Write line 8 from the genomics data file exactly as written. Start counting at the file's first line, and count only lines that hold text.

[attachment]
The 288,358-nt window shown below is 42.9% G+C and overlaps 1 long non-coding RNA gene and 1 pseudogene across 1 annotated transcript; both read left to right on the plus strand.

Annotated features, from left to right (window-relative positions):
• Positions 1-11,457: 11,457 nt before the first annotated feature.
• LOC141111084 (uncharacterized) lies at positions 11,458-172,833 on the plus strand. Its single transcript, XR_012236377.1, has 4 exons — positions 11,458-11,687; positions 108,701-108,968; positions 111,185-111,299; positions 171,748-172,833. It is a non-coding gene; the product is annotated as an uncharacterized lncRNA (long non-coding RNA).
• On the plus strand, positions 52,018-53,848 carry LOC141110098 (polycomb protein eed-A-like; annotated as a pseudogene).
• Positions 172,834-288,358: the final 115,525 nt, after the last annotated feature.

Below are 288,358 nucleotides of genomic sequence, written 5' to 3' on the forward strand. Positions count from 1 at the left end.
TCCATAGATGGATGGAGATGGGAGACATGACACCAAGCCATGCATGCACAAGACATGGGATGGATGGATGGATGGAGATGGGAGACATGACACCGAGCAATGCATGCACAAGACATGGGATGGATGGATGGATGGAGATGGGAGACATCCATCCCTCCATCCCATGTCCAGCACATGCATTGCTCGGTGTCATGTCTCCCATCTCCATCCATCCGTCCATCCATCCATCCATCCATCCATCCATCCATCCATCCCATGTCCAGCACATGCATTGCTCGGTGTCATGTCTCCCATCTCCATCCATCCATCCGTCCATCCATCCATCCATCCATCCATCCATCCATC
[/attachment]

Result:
TCCATAGATGGATGGAGATGGGAGACATGACACCAAGCCATGCATGCACAAGACATGGGATGGATGGATGGATGGAGATGGGAGACATGACACCGAGCAATGCATGCACAAGACATGGGATGGATGGATGGATGGAGATGGGAGACATCCATCCCTCCATCCCATGTCCAGCACATGCATTGCTCGGTGTCATGTCTCCCATCTCCATCCATCCGTCCATCCATCCATCCATCCATCCATCCATCCATCCATCCCATGTCCAGCACATGCATTGCTCGGTGTCATGTCTCCCATCTCCATCCATCCATCCGTCCATCCATCCATCCATCCATCCATCCATCCATC